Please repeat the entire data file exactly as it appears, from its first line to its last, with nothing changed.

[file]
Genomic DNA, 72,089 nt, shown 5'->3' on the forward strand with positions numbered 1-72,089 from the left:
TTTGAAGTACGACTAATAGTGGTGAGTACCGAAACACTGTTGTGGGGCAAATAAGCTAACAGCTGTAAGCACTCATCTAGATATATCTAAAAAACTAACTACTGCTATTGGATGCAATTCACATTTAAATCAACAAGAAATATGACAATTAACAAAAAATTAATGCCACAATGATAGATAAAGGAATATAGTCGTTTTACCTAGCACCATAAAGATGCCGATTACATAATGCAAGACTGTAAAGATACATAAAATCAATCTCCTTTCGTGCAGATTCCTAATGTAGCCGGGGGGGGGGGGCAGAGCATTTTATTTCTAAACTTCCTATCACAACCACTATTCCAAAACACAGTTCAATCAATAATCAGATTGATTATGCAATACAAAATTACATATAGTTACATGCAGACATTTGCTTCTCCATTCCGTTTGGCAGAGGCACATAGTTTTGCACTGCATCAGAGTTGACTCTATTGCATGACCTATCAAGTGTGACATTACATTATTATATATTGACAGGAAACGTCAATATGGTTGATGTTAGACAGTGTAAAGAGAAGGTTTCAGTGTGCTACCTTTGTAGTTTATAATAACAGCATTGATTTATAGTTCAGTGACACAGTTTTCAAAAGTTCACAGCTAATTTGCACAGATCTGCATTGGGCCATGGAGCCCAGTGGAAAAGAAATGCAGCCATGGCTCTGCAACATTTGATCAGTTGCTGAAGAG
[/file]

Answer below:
Genomic DNA, 72,089 nt, shown 5'->3' on the forward strand with positions numbered 1-72,089 from the left:
TTTGAAGTACGACTAATAGTGGTGAGTACCGAAACACTGTTGTGGGGCAAATAAGCTAACAGCTGTAAGCACTCATCTAGATATATCTAAAAAACTAACTACTGCTATTGGATGCAATTCACATTTAAATCAACAAGAAATATGACAATTAACAAAAAATTAATGCCACAATGATAGATAAAGGAATATAGTCGTTTTACCTAGCACCATAAAGATGCCGATTACATAATGCAAGACTGTAAAGATACATAAAATCAATCTCCTTTCGTGCAGATTCCTAATGTAGCCGGGGGGGGGGGGCAGAGCATTTTATTTCTAAACTTCCTATCACAACCACTATTCCAAAACACAGTTCAATCAATAATCAGATTGATTATGCAATACAAAATTACATATAGTTACATGCAGACATTTGCTTCTCCATTCCGTTTGGCAGAGGCACATAGTTTTGCACTGCATCAGAGTTGACTCTATTGCATGACCTATCAAGTGTGACATTACATTATTATATATTGACAGGAAACGTCAATATGGTTGATGTTAGACAGTGTAAAGAGAAGGTTTCAGTGTGCTACCTTTGTAGTTTATAATAACAGCATTGATTTATAGTTCAGTGACACAGTTTTCAAAAGTTCACAGCTAATTTGCACAGATCTGCATTGGGCCATGGAGCCCAGTGGAAAAGAAATGCAGCCATGGCTCTGCAACATTTGATCAGTTGCTGAAGAG